In early April, Tracey Neldare walked into Woman’s Hospital by herself. Having felt a lump in her right breast during a regular self-check a month earlier, this appointment wasn’t the average checkup. With each anxiety-ridden step, she moved farther away from her husband Tramelle—who, due to COVID-19 regulations, had to stay behind in the car—and closer to the answers she dreaded.
“What might have been two minutes felt like two hours,” Neldare recounts of the appointment she initially put off due to the onset of quarantine. “I had a biopsy done that same day. A few days later, I called the office and asked about my results. The woman on the phone told me that all she could say at that time was that I had breast cancer. I was devastated.”
A Zoom meeting with her doctor followed, where Neldare learned of her triple-negative, stage 2 status. The telemedicine visit was yet another element of her unorthodox diagnosis and treatment.
“Because of COVID and social distancing, no one could physically come to my house to console me, and that was one of the hardest things,” she says. “But from the very beginning, my family decided they didn’t want me to do this alone.”
When her chemotherapy treatment kicked off on May 8, Neldare’s friends, known as the “Sassy Sisters,”and family already had a master plan in place. In addition to coordinating meals to take the strain off of Tramelle, one member of #TeamTracey meets Neldare prior to each treatment for prayer. Since no guests are currently allowed inside, more friends and family sit outside and wait to greet her as she leaves.
“We can’t hug or anything,” Neldare explains. “But just them being there—that means so much.”
In the age of COVID-19 and protective measures, showing affection hasn’t taken on its usual forms, but mandated distancing has made room for new and unexpected connections. For Neldare, this came in the form of cancer survivors. From the time of her diagnosis, she received dozens of calls from supportive strangers offering helpful advice and hopeful words.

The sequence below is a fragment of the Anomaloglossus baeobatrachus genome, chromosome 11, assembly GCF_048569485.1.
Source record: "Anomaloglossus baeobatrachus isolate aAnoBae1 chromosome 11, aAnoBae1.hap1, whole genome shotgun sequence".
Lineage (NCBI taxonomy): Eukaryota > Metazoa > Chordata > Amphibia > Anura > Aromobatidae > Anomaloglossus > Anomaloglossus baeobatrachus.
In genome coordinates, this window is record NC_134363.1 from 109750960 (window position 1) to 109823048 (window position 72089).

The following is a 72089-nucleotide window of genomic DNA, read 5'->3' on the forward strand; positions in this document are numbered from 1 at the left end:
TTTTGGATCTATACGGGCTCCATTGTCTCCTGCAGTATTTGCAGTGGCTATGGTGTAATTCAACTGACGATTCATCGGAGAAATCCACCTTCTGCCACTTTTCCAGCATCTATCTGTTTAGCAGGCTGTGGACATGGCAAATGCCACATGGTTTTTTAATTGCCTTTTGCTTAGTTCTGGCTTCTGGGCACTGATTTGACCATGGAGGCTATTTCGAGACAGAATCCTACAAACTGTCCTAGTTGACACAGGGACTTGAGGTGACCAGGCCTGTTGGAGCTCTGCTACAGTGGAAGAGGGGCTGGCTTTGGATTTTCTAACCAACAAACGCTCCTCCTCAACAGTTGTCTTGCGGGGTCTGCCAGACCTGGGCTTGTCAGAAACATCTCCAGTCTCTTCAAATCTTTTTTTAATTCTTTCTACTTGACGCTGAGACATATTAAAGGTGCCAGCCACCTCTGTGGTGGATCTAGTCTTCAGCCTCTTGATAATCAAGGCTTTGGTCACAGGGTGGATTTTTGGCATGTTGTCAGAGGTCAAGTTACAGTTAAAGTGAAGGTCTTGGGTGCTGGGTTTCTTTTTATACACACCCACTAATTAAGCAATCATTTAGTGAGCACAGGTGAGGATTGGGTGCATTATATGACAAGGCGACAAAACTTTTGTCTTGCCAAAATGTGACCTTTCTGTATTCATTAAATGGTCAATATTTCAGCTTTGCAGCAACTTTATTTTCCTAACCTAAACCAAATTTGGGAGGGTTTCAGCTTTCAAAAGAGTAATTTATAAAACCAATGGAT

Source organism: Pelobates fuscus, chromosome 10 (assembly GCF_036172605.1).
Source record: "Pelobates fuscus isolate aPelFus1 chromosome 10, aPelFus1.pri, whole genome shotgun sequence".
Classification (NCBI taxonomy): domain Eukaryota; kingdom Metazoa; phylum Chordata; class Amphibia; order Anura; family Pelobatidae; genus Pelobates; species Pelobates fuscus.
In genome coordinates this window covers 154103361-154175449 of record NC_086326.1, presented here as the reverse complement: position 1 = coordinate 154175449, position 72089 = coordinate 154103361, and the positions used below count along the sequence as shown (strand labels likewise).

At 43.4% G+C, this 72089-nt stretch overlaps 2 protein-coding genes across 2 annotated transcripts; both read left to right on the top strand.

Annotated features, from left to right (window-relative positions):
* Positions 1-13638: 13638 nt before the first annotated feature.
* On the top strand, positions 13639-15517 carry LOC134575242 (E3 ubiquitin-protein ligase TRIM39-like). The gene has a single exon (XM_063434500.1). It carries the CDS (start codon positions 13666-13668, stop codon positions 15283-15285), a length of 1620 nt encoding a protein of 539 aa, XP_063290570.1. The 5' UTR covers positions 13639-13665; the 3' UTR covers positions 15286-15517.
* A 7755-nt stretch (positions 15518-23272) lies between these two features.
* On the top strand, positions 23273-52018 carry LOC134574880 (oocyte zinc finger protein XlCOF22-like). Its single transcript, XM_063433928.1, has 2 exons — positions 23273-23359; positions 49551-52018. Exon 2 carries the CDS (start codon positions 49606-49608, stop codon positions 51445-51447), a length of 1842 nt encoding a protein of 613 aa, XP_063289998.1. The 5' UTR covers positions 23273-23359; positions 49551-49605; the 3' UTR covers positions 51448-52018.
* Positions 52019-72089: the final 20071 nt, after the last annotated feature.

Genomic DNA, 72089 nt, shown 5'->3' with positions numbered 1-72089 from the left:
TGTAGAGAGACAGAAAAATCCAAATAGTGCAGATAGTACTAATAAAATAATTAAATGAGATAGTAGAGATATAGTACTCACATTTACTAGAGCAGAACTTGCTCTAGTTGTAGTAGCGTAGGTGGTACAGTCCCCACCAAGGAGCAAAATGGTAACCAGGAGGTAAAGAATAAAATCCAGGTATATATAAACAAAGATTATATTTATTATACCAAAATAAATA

“Those calls were the most important,” she says. “These were people I didn’t even know taking the time to call me. It was so touching, and it helped me understand what I was going to go through.”
October is Breast Cancer Awareness Month across the United States. Every year, Mary Bird Perkins – Our Lady of the Lake Cancer Center and Woman’s Hospital, which come together in the Breast & GYN Cancer Pavilion, work to establish supportive and educational resources—much like the network of survivors who reached out to Neldare—through the Geaux Pink initiative. Providing funding to support patients as well as free breast cancer screenings while also raising awareness of the importance of regular checks and early detection, the program typi-cally involves in-person events from bake sales to football games. This year’s efforts, of course, look a little different.
“Fundraising is moving virtual this year,” explains Mary Bird Perkins associate director of development, events and community partnerships Allison Huber, who notes that all donations stay local. “We’re asking people to get creative and host their own distanced ‘events,’ whether it be to honor a loved one, celebrate a birthday or just to spread the word.”
While monetary donations are crucial to the team’s mission, raising awareness is just as important. Early detection is the best way to improve survivorship. Though many people opted to postpone appointments due to COVID-19, physicians and cancer survivors alike urge women to continue routine screenings and to act on any potential symptom.
“You never want to hear the word ‘cancer,’” explains Neldare. “But I know there’s a reason I had to hear it. This is a part of my story and there’s a reason I’m going through this, and that is to save someone else’s life. I want to share my story to help the next person. If you feel something abnormal, go straight in and get checked. It could make all the difference.”
To register your Geaux Pink fundraiser and learn more, go to breastandgyncancer.org.